The need to replace batteries after 8-10 years, makes it really costly to own an EV in Bharat in the current scenario.

Possible solutions

Some of the major problems like uneven electricity supply, lack of charging infrastructure can be addressed by the following measures.

Solar power roads

Bharatiya scientists at Gujarat Energy Research and Management Institute (GERMI) have suggested the construction of roof top solar panels on the roads particularly on national and state highways, which will be relatively less expensive and more durable than the direct solar power roads ventured abroad (China, France and Netherlands) that have solar panels on the surface of the road covered by unbreakable glass. Additionally, these roof top solar power roads provide shelter to the roads leading to lesser repairs and maintenance costs.

These Bharatiya scientists estimated that a PV roof cover over the four-lane 205 km Ahmedabad-Rajkot highway can generate 104 MW of power while the Ahmedabad-Vadodara highway, 93 km long, can reap 61 MW of electricity. On a conservative basis the existing network of national highways (States and UTs) that cover a distance of 1,40,152 KMs (31 st August, 2021) have the potential to generate 92,000 MW to 71,000 MW (92-71 GW) of solar power. Bharat has an installed capacity of 393 GW as on 31 st December, 2021. The current state highways and other road network in Bharat covers a distance of 1,76,818 kms (31 st March, 2020) and 58,98, 827 kms respectively.

Therefore, Bharat’s Road network has an immense potential to generate solar power. State Highways and District roads built under PPP model where the road contractors are struggling to collect toll revenues can be converted into roof top solar power roads that provide scope for alternative mode of revenue generation. These roads also have closer access to grid connectivity.

Solar power roads can be designed as PPP models under revenue collection and sharing basis since the solar power generated by these roads can be sold to both Government and private players. Road contractors may be permitted to sell the solar power to EVs subject to the pricing regulations stipulated by the Government.Necessary number of charging points may be installed on these roads for recharging the battery of EVs.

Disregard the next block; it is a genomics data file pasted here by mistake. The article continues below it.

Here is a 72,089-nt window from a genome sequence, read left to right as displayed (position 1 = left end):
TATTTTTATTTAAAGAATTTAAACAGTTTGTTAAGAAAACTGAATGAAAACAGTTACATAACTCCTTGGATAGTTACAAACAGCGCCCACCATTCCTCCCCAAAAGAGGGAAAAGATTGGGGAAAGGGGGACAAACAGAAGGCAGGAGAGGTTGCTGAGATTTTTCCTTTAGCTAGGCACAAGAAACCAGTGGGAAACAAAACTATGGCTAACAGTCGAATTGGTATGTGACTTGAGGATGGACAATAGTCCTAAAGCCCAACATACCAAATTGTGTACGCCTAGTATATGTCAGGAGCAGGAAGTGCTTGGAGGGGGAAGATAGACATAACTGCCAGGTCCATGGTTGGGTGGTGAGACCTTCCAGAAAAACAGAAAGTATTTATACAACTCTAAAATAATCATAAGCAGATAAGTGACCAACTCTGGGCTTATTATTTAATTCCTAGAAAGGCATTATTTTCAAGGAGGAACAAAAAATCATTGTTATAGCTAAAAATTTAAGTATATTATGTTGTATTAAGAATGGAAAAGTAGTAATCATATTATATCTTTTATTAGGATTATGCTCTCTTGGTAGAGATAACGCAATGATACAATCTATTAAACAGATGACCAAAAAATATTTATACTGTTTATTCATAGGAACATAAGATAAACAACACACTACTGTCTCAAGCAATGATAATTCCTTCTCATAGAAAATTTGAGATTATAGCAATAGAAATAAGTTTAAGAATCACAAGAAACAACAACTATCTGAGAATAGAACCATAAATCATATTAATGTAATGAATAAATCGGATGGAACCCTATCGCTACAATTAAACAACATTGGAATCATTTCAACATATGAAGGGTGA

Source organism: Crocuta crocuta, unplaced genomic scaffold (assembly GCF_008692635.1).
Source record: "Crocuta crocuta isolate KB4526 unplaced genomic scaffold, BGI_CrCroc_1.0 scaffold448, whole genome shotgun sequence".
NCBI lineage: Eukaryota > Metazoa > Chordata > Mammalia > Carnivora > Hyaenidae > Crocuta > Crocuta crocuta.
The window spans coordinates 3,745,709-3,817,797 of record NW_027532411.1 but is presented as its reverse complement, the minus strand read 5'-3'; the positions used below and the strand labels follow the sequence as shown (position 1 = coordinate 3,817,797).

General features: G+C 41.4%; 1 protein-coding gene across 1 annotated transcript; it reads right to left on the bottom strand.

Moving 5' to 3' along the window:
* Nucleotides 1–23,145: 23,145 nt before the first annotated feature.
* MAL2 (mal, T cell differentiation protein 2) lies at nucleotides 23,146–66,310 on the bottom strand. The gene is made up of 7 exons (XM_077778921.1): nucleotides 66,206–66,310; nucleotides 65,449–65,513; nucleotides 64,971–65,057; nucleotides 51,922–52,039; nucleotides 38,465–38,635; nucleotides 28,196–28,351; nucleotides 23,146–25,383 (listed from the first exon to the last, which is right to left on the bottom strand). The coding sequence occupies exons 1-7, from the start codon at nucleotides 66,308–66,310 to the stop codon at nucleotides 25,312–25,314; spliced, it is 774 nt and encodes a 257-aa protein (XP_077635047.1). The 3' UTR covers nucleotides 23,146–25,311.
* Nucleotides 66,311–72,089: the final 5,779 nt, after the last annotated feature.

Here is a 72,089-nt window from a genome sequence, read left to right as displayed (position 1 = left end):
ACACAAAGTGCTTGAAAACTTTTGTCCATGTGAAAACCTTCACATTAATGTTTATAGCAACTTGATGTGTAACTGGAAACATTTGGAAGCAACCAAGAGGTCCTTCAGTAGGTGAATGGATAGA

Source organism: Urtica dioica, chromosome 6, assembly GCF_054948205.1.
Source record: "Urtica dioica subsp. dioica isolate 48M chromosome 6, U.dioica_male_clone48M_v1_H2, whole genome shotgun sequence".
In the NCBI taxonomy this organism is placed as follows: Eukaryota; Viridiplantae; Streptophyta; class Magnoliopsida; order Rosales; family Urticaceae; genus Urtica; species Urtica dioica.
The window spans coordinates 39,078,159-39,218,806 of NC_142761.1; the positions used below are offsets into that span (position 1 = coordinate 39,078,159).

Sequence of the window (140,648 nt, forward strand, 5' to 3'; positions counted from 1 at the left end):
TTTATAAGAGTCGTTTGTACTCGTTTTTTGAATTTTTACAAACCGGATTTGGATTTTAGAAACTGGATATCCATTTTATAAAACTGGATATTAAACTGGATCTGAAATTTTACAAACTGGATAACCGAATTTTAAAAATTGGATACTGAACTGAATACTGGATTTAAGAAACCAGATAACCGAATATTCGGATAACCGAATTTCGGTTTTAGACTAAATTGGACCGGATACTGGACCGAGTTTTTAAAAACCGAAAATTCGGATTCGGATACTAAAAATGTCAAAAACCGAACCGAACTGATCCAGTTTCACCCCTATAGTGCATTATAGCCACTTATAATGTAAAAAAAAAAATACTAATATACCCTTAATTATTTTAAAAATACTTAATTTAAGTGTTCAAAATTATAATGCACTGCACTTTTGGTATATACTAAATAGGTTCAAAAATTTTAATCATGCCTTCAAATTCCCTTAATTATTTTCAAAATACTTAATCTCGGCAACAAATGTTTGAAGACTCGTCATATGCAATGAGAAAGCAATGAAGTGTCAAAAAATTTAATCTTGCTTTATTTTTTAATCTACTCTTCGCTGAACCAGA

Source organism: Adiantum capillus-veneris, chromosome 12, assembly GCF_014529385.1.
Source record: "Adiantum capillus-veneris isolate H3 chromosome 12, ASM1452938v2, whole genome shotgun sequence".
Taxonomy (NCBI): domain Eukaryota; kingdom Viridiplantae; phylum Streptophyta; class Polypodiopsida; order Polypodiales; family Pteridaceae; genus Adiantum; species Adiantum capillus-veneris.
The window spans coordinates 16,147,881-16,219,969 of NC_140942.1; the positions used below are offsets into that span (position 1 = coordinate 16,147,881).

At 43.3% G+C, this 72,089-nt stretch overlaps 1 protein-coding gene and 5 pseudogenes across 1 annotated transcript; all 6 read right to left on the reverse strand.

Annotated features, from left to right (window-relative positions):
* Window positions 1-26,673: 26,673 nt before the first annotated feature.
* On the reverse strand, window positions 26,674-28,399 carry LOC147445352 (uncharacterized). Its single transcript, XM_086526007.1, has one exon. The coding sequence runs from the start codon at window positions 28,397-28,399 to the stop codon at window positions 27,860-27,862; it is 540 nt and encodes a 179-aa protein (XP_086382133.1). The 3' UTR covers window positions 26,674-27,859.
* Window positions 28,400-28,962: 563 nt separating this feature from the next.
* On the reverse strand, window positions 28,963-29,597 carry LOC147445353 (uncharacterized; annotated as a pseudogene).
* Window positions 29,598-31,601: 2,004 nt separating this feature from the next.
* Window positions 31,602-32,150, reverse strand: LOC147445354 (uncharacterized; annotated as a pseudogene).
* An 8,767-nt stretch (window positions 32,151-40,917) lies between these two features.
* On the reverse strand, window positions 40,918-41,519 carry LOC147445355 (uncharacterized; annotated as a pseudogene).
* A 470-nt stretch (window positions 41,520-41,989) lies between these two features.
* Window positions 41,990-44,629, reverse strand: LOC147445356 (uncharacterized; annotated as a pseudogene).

The ongoing studies and R & D in enhancing the storage capacity of the batteries will certainly lead to a disruptive technological breakthrough in the near future that can substantially reduce the cost of storage and distribution of the solar power in addition to enabling the storage of the solar power during the nights, winter and rainy seasons.

Challenges faced in scrapping of fossil fuel vehicles while switching over to EVs can be addressed by the following retrofitting mechanism.

Hyderabad natives Akbar Baig and Ashhar Ahmed Shaikh converted a Maruti 800 and Maruti Esteem into electric vehicles and found out that the upgrade did not affect the overall performance of the vehicles adversely. They established their Hyderabad-based start-up BharatMobi in 2017. The retrofitting mechanism followed by them addresses two major concerns the country is facing- air pollution, and lack of infrastructure for vehicle scrapping.

The cost of converting the fossil fuel vehicles into electric is around Rs 5 lakh, where besides converting them, the start- up offers a telematics system that allows monitoring of battery temperature, cell temperature and health of the vehicle from a remote computer or laptop. The conversion process takes a week. Few other entrepreneurs have also started this retrofitting models across the country.

According to the National Green Tribunal, 9 million vehicles will have to be scrapped by 2020. By 2030, that figure jumps to around 28 million. The retrofitting mechanism offers a solution to the challenges in vehicle scrapping infrastructure. One need not have to scrap the (fossil fuel) vehicle and instead extend its life span by converting it into electric.

Therefore, let us hope that the government will explore the possibility of the construction of solar power roads and support the initiative of the budding entrepreneurs in converting the fossil fuel vehicles into electric vehicles so that the EV industry will pick up the momentum and overcome the challenges.



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Dr. B.N.V. Parthasarathi
Dr. B.N.V. Parthasarathi
Ex- Senior Banker, Financial and Management Consultant and Visiting faculty at premier B Schools and Universities. Areas of Specialization & Teaching interests - Banking, Finance, Entrepreneurship, Economics, Global Business & Behavioural Sciences. Qualification- M.Com., M.B.A., A.I.I.B.F., PhD. Experience- 25 years of banking and 16 years of teaching, research and consulting. 200 plus national and international publications on various topics like- banking, global trade, economy, public finance, public policy and spirituality. One book in English “In Search of Eternal Truth”, two books in Telugu and 38 short stories 50 articles and 2 novels published in Telugu. Email id: [email protected]